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Sam Masich Interview

This in-depth interview with Sam Masich provides insights into his early training in several martial arts systems including Judo, Yang Style Taiji Quan, Push Hands, and other internal styles. He trained with a remarkable variety of teachers including Dr. Yang Jwing-Ming and Liang Shou Yu. Selected to compete at the 1st World Wushu Invitational tournament in Xian, China, as part of Canada’s National Martial Arts Team, Masich distinguished himself in competition during the 1980s. He pursued additional studies in China and offers lively descriptions of the training and of his many teachers. He discusses the goals and benefits of competition and offers tips for beginners in developing sticking and adhering skills in push hands.

Long Fist: The Origin of Chinese Martial Arts

Jason Tsou and Art Schonfeld discuss the value of Chang Quan (Long Fist) training as a fundamental way to understand the principles of combat. Long Fist training was originally designed to teach the mind and body essential fighting skills, not to simply demonstrate athletic prowess. The authors describe the origins of the style, methods of training, and the crucial differences between forms practice and application of the techniques in a real fighting situation. They contend that an emphasis on athletic performance, such as in tournaments and competitions, leads to a loss of understanding of the functionality of the movements. In turn, this leads to predictability and hesitation on the part of the fighter. The martial aspects of the style eventually become diluted and the true purpose and effectiveness of the training is lost. Weapons techniques are illustrated and their similarities to empty-hand postures are shown. Qinna and wrestling techniques are covered. Footwork is discussed as a crucial part of the effectiveness of kicks, punches, throws and holds.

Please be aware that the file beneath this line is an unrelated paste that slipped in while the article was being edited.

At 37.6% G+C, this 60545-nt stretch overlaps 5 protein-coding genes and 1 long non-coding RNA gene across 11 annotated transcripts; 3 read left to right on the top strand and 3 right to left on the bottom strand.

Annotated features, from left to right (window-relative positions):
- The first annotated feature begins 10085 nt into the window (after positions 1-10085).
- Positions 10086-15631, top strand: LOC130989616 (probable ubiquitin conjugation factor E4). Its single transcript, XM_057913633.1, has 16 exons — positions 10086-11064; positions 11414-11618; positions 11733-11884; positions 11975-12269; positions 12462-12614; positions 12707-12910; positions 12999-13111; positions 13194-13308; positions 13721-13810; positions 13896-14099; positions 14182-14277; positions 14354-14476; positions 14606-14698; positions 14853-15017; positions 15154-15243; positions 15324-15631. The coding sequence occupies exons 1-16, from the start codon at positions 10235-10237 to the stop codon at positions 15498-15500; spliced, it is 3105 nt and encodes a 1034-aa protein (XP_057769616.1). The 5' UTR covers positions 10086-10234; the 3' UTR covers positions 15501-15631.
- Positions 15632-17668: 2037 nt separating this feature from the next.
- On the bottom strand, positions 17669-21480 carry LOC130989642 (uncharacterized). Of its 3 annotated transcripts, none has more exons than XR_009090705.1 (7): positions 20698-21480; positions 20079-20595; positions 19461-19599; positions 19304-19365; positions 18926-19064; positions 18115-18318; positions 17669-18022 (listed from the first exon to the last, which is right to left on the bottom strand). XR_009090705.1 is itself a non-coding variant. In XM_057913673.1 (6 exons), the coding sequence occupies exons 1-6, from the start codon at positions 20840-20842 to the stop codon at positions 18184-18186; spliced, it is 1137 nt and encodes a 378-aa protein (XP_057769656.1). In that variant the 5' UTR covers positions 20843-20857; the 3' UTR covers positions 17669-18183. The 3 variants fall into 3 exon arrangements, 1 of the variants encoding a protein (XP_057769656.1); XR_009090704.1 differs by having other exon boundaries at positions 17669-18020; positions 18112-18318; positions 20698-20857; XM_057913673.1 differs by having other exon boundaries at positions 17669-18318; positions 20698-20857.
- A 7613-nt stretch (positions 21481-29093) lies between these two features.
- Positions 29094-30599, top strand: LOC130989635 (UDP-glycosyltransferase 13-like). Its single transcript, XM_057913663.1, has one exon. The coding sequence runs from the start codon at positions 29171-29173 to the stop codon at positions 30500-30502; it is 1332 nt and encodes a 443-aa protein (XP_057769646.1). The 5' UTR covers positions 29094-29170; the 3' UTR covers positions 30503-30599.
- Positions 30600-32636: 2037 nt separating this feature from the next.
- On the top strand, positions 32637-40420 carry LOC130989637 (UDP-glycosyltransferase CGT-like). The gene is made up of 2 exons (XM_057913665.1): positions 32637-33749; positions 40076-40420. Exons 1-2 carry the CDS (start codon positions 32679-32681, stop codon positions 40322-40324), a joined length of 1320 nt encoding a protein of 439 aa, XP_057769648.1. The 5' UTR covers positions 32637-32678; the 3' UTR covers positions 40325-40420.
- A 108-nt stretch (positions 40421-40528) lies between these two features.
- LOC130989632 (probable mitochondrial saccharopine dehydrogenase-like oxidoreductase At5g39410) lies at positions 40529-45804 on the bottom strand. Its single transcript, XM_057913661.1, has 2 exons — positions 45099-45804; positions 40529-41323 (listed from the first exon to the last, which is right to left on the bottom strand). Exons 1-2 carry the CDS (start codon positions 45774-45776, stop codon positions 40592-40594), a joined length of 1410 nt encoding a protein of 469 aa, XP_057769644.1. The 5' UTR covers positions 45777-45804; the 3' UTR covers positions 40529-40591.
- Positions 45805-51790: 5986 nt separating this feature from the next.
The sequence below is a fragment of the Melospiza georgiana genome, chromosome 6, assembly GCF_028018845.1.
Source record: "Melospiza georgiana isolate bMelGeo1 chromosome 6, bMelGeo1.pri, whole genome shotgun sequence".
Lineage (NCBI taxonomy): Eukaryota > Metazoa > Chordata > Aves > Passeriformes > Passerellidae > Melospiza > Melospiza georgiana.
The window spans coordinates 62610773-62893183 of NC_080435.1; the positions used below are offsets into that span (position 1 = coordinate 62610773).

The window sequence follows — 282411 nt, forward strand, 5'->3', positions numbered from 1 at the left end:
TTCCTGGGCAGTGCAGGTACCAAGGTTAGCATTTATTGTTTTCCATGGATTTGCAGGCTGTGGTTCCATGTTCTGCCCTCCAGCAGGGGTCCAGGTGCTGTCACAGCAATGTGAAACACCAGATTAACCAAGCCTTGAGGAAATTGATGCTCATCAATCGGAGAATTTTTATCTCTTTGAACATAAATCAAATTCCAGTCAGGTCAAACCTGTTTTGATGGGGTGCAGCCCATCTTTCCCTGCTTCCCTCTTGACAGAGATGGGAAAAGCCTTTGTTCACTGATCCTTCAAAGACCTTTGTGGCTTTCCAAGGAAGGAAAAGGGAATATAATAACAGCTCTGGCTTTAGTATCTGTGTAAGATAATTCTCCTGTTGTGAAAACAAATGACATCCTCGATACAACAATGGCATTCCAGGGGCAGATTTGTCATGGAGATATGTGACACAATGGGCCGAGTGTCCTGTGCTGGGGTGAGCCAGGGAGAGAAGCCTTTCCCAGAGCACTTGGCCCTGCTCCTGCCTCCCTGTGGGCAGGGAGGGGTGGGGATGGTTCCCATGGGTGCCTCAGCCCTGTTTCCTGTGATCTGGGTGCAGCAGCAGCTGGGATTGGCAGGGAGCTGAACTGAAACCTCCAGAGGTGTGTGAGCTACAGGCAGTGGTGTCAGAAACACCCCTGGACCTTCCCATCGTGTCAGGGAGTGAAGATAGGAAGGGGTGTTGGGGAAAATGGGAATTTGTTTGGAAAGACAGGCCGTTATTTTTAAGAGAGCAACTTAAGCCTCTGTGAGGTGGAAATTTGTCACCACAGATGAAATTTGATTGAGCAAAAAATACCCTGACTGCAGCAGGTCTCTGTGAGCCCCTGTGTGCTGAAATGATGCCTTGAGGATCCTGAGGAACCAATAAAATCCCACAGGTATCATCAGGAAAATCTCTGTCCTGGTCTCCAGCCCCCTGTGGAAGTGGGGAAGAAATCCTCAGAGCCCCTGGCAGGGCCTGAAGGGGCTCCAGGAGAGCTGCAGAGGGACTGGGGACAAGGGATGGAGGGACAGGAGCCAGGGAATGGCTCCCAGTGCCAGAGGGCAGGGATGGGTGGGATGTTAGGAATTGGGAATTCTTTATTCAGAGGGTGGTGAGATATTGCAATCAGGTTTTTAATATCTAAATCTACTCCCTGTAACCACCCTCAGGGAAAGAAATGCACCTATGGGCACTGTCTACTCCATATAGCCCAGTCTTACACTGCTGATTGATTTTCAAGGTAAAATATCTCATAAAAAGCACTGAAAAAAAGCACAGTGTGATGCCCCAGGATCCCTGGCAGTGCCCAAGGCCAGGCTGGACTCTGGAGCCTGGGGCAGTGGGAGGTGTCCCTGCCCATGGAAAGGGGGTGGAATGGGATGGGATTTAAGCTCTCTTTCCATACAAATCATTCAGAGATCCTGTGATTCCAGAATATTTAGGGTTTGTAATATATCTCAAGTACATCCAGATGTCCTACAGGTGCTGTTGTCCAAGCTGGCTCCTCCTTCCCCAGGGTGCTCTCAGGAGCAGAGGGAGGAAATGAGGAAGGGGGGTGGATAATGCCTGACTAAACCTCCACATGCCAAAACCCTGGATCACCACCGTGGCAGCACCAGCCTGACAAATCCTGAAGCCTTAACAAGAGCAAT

Baji Quan and Pigua Zhang

By Tony Yang (Yang Xiaodong) and Robert Figler
Historically, the art of Baji Quan/Pigua Zhang was employed by the imperial bodyguards. Although relatively well known among military personnel, serious martial artists, and indoor disciples of Liu Yunqiao (1909-1992), it was not available to the public. Liu, serving at the highest level of security at the palace, founded the Wudang Martial Arts Development Center with the goal of making traditional Northern Chinese martial arts more widespread. Through the emigration of his disciples, including Tony Yang, by the late 1970s and early 1980s the style had spread throughout the North and South America, Europe, and the Far East. Yang and Figler discuss three phases of training, apparatus such as the dog skin for hand training, and the principles related to body structure, coordinated power, breathing, and stomping. A detailed pictorial sequence illustrates Liu Da Kai (Six Big Openings), a set of six moving postures designed to train both long-range bridging and short-range striking.

How To Improve Your Jumping Skills

Dynamic jumping and leaping skills are an essential part of Northern Gong Fu training for performance and for combat. Scott Jensen describes four parts of a successful jump: preparation, lift off, the jump, and a proper landing that maintains your root. He offers practical tips and drills to develop stability, body alignment, and fluid coordination of arms and legs. He describes the importance of using the ground for takeoff and for landing, controlling your descent with awareness and correct orientation. The drills are described in detail with step-by-step photographs. By including them in your workout you will increase cardiovascular fitness, endurance, and core strength.